Alek Sigley Photograph:( Reuters )
For days Sigley's family received no word about his whereabouts or wellbeing, stoking fears he may be the latest in a long line of foreigners to be tangled up in North Korea's police state.
A 29-year-old Australian student detained in North Korea has been released and is "safe and well", Prime Minister Scott Morrison told parliament on Thursday, ending a weeklong ordeal for his family.
Alek Sigley - one of a handful of Westerners living and studying in Pyongyang - disappeared without a trace around June 23, prompting concerns about his fate.
For days his family received no word about his whereabouts or wellbeing, stoking fears he may be the latest in a long line of foreigners to be tangled up in North Korea's police state.
Then, with little warning, Morrison on Thursday told lawmakers that Sigley had "been released from detention in the Democratic People's Republic of Korea" and that "he is safe and well".
His detention came just days before a landmark meeting between President Donald Trump and North Korean leader Kim Jong-un, fuelling speculation that his detention may have been politically motivated.
Sigley ran a number of social media sites, which usually had a stream of apolitical content about everyday life in one of the world's most secretive nations.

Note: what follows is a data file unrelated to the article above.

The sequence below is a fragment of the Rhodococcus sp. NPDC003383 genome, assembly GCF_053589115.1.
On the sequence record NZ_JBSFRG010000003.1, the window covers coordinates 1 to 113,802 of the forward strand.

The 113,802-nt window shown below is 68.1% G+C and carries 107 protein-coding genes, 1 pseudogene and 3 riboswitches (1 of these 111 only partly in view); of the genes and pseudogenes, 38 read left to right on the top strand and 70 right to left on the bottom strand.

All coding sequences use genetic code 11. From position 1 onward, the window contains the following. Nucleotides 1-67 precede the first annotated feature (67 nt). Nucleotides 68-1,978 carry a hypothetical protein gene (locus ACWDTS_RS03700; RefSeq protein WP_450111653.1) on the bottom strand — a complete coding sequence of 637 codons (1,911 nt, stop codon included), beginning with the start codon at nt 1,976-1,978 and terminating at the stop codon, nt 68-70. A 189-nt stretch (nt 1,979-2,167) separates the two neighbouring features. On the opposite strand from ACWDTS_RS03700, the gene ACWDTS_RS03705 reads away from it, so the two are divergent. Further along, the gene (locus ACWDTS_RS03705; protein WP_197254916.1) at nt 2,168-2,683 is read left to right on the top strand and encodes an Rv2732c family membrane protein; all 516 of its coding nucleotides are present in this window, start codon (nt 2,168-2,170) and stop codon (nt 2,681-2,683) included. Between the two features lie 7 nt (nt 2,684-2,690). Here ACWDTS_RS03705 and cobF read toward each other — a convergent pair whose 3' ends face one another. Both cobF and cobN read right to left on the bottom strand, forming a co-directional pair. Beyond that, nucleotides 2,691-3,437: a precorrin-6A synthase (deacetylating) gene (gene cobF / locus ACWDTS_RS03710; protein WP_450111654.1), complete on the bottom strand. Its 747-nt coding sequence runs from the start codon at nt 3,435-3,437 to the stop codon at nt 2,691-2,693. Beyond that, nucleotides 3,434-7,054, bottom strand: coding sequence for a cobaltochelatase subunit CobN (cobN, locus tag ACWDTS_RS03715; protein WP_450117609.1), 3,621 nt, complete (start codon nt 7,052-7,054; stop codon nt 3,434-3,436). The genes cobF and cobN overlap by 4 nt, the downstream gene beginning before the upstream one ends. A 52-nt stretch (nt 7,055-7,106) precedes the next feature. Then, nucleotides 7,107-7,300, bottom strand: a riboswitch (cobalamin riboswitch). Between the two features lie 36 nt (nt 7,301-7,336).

"He is always trying to demystify North Korea, unlike the typical Western media. He tries to understand the people there," his 26-year-old wife Yuka Morinaga had said.
The case was complicated by Australia's lack of diplomatic representation in North Korea, Australia's interests there are instead represented by Sweden.
Swedish special envoy Kent Harstedt had travelled to Pyongyang where he raised the issue with North Korean authorities.
"I would like to extend my deepest gratitude to Swedish authorities for their invaluable assistance in securing Alek's prompt release," Morrison said, hailing it as a triumph of "behind the scenes" diplomacy.
Sigley is believed to be travelling from China to Japan, where his wife lives.